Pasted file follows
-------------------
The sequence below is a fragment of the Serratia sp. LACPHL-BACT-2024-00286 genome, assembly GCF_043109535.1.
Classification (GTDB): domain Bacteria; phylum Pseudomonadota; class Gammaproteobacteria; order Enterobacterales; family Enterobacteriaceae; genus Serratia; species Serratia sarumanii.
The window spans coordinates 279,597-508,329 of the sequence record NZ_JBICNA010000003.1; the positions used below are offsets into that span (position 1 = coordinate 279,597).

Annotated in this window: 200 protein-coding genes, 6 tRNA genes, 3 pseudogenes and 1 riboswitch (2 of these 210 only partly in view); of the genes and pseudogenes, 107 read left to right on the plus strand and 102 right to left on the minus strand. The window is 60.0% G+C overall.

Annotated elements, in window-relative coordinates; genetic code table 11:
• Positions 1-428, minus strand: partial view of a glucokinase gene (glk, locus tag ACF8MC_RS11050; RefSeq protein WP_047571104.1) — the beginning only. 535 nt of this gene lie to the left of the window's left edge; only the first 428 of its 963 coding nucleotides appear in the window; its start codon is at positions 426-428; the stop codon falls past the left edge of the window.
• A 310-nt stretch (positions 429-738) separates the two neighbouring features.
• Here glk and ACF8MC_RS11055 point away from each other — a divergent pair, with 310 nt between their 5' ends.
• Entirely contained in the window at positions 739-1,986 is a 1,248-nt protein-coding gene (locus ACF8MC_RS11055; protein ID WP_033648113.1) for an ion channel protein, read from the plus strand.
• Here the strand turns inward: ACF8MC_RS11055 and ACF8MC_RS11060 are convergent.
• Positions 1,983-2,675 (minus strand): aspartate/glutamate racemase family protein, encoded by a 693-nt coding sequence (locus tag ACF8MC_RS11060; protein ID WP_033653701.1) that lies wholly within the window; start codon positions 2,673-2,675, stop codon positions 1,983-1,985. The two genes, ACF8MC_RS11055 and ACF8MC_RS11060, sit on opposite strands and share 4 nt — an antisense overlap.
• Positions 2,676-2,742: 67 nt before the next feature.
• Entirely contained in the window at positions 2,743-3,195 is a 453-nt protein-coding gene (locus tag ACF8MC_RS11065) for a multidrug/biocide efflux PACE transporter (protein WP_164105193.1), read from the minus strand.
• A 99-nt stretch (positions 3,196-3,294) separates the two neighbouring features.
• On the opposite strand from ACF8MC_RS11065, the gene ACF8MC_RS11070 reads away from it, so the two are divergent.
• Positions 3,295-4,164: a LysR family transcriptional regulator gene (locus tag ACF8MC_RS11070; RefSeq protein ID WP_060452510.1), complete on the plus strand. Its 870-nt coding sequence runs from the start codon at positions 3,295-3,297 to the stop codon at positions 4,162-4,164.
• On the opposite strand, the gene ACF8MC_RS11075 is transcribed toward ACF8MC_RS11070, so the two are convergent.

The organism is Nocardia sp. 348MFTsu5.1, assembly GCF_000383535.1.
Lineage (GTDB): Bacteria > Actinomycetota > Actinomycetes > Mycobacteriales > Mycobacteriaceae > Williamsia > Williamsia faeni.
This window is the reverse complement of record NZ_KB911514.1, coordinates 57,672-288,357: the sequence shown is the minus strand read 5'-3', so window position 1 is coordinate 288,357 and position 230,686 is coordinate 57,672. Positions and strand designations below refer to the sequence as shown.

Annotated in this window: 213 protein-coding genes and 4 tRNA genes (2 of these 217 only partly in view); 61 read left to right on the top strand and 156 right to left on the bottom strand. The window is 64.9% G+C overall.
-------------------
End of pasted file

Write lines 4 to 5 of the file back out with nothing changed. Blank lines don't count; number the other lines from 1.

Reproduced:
Annotated in this window: 200 protein-coding genes, 6 tRNA genes, 3 pseudogenes and 1 riboswitch (2 of these 210 only partly in view); of the genes and pseudogenes, 107 read left to right on the plus strand and 102 right to left on the minus strand. The window is 60.0% G+C overall.

Annotated elements, in window-relative coordinates; genetic code table 11: